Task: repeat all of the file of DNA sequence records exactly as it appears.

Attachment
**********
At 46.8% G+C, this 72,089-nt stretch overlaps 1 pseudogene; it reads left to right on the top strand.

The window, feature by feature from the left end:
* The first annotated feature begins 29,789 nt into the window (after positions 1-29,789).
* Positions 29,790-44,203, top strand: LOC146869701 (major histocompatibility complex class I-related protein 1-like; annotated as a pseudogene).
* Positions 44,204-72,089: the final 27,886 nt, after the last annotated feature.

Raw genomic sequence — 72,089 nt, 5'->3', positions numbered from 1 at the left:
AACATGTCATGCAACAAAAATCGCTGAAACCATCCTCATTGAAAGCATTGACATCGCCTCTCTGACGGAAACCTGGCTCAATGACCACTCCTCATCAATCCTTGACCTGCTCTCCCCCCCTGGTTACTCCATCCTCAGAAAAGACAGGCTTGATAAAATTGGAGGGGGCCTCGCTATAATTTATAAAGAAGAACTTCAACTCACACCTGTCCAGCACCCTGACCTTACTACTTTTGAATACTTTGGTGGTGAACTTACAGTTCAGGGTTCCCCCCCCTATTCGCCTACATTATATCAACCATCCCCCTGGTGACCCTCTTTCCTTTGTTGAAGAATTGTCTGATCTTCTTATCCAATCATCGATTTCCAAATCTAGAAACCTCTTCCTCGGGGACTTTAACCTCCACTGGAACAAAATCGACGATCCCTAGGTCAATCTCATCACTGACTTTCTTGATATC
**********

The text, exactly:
At 46.8% G+C, this 72,089-nt stretch overlaps 1 pseudogene; it reads left to right on the top strand.

The window, feature by feature from the left end:
* The first annotated feature begins 29,789 nt into the window (after positions 1-29,789).
* Positions 29,790-44,203, top strand: LOC146869701 (major histocompatibility complex class I-related protein 1-like; annotated as a pseudogene).
* Positions 44,204-72,089: the final 27,886 nt, after the last annotated feature.

Raw genomic sequence — 72,089 nt, 5'->3', positions numbered from 1 at the left:
AACATGTCATGCAACAAAAATCGCTGAAACCATCCTCATTGAAAGCATTGACATCGCCTCTCTGACGGAAACCTGGCTCAATGACCACTCCTCATCAATCCTTGACCTGCTCTCCCCCCCTGGTTACTCCATCCTCAGAAAAGACAGGCTTGATAAAATTGGAGGGGGCCTCGCTATAATTTATAAAGAAGAACTTCAACTCACACCTGTCCAGCACCCTGACCTTACTACTTTTGAATACTTTGGTGGTGAACTTACAGTTCAGGGTTCCCCCCCCTATTCGCCTACATTATATCAACCATCCCCCTGGTGACCCTCTTTCCTTTGTTGAAGAATTGTCTGATCTTCTTATCCAATCATCGATTTCCAAATCTAGAAACCTCTTCCTCGGGGACTTTAACCTCCACTGGAACAAAATCGACGATCCCTAGGTCAATCTCATCACTGACTTTCTTGATATC